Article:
Lectionary Central – for the study and use of the traditional western lectionary
Each week in the historic one-year lectionary has the appointed readings and links to sermons and commentaries by Patristic/Medieval and Reformation eras and many other sources. An excellent site for gathering many views on the appointed readings.
PERICOPE is a list for pastors who are interested in the discussion of the upcoming topics for preaching on the Lectionary in Lutheran Worship (one- or three- year series).
This website provides a download-able bible with numerous versions and commentaries.
The mission of CCLE is to promote a liberal arts approach to education, provide classical education resources, and procure accountability for member schools, teachers, and administrators. Through the creation and establishment of standards, resources, assessments, rationale and a forum for parents, teachers, pastors, administrators and congregational boards of education, CCLE seeks to set an educational standard for a unified and directed approach to classical education in the context of a Lutheran confession of faith.
Educational Resources for the Church — Sacramental + Incarnational + Liturgical + Evangelical + Scriptural
Over 100 sermons of Martin Luther taken from The Sermons of Martin Luther, published by Baker Book House (Grand Rapids, MI). These sermons were scanned and edited by Pastor Richard Bucher and are in the public domain. The sermon texts coincide with the Epistles and Gospels in the one-year lectionary.
The Table-Talk of Martin Luther, translated by William Hazlitt, Esql, and published in Philadelphia by The Lutheran Publication Society. This book is in the public domain.
The Book of Concord website provides the complete English text of Triglotta Edition of the Book of Concord along with Bente’s historical introduction. A search engine is provided at the site.
This site provides links to translations of Lutheran Confessions in various languages.
The Association of Confessional Lutherans is organized to promote the theology of Scripture and the Lutheran Confessions, address doctrinal issues of interest within Lutheranism, and other activities in support of confessional Lutheran theology.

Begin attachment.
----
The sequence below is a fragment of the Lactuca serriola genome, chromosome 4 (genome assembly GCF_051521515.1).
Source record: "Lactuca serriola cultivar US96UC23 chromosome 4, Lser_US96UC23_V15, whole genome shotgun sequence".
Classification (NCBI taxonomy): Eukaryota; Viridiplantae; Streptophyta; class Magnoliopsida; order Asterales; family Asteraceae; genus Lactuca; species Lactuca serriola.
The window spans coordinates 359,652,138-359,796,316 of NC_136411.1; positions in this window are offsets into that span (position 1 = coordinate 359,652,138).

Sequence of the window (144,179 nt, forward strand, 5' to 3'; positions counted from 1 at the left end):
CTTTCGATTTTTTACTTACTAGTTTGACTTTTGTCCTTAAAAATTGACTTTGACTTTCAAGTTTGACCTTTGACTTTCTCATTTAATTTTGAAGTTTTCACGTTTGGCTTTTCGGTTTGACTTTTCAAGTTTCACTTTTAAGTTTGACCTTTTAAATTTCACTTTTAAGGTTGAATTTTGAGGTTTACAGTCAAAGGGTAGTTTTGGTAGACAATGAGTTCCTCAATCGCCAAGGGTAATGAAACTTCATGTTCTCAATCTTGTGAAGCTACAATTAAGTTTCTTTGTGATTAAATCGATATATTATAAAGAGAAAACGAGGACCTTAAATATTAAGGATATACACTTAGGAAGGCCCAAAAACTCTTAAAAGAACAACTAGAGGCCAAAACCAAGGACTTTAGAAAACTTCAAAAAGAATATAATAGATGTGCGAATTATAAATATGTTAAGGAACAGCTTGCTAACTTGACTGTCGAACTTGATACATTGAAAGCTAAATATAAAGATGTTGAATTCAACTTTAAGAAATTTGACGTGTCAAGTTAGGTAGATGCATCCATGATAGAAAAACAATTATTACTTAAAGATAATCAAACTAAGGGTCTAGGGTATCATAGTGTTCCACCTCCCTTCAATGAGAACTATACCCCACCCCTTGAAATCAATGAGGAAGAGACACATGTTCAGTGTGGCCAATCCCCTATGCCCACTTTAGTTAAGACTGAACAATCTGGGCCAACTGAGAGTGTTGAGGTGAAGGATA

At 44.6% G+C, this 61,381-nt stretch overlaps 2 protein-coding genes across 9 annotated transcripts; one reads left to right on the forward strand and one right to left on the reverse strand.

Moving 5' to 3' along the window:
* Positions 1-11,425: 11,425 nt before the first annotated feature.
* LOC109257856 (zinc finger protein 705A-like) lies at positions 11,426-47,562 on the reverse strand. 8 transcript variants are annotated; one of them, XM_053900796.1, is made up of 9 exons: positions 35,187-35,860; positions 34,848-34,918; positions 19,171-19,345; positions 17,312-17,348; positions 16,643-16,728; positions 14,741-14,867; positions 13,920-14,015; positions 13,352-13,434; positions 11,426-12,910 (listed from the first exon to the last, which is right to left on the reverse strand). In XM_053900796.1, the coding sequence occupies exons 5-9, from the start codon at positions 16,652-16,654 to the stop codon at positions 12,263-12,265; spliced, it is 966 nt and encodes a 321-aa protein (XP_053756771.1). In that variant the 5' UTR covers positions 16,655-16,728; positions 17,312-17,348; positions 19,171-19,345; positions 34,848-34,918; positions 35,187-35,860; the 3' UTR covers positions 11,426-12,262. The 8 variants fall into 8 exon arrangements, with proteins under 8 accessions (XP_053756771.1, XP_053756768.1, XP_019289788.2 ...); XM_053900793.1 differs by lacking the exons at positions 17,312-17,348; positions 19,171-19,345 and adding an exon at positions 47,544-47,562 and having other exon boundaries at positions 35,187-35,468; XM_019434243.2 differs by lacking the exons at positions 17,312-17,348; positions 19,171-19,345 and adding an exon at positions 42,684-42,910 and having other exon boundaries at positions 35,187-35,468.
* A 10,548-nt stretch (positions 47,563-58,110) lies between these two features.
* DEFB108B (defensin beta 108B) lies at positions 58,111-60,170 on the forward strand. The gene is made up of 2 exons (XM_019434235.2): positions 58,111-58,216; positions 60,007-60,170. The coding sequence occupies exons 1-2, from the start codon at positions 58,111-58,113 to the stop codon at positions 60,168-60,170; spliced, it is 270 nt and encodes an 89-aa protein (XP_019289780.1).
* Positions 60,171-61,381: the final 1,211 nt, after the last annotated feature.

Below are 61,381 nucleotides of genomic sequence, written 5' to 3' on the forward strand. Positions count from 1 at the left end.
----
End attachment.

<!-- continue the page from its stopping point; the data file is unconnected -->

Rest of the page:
Project Wittenberg is home to works by and about Martin Luther and other Lutherans. You will find all manner of texts from short quotations to commentaries, hymns to statements of faith, theological treatises to biographies, and links to other places where words and images from the history of Lutheranism live. Project Wittenberg is the first step towards an international electronic library of Lutheranism.
The Luther Academy is dedicated to the preservation and promotion of genuine confessional Lutheran theology and research. It accomplishes this purpose primarily by sponsoring publications and conferences which serve to promote genuine unity, on the basis of the Lutheran Confessions, of Lutherans in the United States and throughout the world.
The Confessional Lutherans website is operated by Minnesota (North and South) Confessional Lutherans not only on their own behalf, but also for the Association of Confessional Lutherans and the Lutheran Concerns Association and not only contains some wonderful articles, but also a calendar of Confessional Lutheran events throughout the United States.
Three Sites: Xpysostom | GodTalk | Ask the Pastor